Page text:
One of the spectres at the EU summit was the rapidly worsening economic situation in Europe. While the summit was taking place the German press reported on the "helplessness" within the Berlin government as the economy deteriorates barely a year before a general election. The day after the summit ended a jump in European inflation to its highest level for eight years was reported; at the same time there are daily reports of the mounting problems in the US economy.

This is the background against which the EU governments’ spin-doctors have launched their propaganda offensive against the growing anti-capitalist movement. Politically they want to discredit the opposition to both the bosses’ EU and capitalist globalisation.

It is clear that in the immediate run up to the Gothenburg clashes there was no sign of the "open dialogue" which the Swedish police promised the demonstrators. Instead there were provocations. On Thursday June 14 the police first built a wall of nearly 100 metal shipping containers around, and then invaded, the Hvitfeldska Gymnasiet school where anti-capitalist protesters had been allowed to stay. The following day, Friday, saw the police using dogs to split, and then encircle, part of a peaceful "anti-capitalist" march.

These provocations succeeded in goading a small section of the protesters to react by attacking buildings etc in central Gothenburg. While fully understanding the anger felt, smashing shops, cafes and restaurants is not the method of Socialists. It hands propaganda weapons to the ruling class, helping it to attack activists and introduction new repressive measures. Already there is talk of limiting the freedom of movement for protesters between European countries.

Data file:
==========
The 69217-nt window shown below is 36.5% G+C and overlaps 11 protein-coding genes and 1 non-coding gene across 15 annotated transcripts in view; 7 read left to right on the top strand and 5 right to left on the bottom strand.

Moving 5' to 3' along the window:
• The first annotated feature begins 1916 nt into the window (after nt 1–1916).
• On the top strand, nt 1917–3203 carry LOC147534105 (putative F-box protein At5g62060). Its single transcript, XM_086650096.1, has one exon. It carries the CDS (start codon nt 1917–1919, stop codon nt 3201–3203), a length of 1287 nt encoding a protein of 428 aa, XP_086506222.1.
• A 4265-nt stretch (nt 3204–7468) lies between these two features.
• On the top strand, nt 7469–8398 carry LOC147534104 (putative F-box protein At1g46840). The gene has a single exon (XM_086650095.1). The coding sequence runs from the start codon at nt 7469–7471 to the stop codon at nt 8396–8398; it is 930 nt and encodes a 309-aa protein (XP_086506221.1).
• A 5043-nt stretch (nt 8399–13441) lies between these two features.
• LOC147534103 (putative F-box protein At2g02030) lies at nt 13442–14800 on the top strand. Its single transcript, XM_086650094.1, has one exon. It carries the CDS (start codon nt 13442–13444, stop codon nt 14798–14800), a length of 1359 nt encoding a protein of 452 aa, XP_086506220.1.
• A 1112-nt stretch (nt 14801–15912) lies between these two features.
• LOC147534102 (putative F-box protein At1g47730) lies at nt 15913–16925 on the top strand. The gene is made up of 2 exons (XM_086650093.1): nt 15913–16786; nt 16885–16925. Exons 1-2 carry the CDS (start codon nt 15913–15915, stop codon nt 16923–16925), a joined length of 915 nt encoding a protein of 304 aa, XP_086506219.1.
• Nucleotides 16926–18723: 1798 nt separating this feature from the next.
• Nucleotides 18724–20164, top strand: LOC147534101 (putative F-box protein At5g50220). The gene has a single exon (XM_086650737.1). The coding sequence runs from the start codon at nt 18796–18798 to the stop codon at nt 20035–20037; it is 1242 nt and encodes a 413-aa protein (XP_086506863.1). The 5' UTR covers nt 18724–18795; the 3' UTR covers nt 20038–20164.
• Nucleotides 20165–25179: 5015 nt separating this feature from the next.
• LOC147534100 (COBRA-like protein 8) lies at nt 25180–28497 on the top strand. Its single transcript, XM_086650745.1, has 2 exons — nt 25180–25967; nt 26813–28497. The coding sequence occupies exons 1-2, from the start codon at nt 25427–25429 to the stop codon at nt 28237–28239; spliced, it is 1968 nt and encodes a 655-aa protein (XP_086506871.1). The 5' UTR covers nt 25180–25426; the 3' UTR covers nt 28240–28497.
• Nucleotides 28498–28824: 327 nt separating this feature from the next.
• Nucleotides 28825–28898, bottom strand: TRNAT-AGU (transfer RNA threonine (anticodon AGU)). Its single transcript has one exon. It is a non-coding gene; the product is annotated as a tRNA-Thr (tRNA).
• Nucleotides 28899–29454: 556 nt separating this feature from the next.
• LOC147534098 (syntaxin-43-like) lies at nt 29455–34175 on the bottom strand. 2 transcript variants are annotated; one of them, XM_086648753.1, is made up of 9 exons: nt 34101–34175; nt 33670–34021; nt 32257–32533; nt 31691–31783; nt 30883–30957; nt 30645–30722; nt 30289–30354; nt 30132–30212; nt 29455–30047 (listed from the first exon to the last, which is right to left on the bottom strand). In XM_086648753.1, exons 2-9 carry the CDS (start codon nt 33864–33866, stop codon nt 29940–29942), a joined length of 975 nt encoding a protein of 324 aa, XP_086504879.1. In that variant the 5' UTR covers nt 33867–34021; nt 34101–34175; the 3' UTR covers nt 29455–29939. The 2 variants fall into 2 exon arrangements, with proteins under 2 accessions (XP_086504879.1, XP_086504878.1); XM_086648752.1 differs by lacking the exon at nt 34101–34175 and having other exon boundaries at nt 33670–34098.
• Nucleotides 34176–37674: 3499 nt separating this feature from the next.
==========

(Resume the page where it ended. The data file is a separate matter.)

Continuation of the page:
Socialists work to build an organised mass movement which can take from the capitalists their ownership and control of property to enable it to be collectively owned and used to meet humanity’s needs, instead of the ruling classes’ profits. This is our aim, not the destruction of property.

The brutality of the Swedish police, something not seen since the workers’ struggles of the 1930s, is a warning of how some sections of the bosses will want to deal with opposition in the future. If demonstrations, strikes or other protest actions are attacked clearly there is a right for self-defence, something which the workers movement in every country has had experience of.

In recent years, most countries have not seen the workers’ movement seriously challenging the neo-liberal attacks first launched in the mid- 1980s. This has resulted in many of today’s young people not seeing that, potentially; capitalism’s main opponent is the working class.

The Committee for a Workers’ International is committed to helping in the rebuilding of a fighting, socialist workers movement which can sweep away capitalism, not simply protest against its inequities.

The CWI will continue to campaign for:

  • A mass anti-capitalist protest in Genoa
  • Defence of the democratic rights to demonstrate and travel
  • An end to state and police provocations
  • Building the anti-capitalist movement and convincing its activists that socialism is the alternative.

Committee for a workers' International publications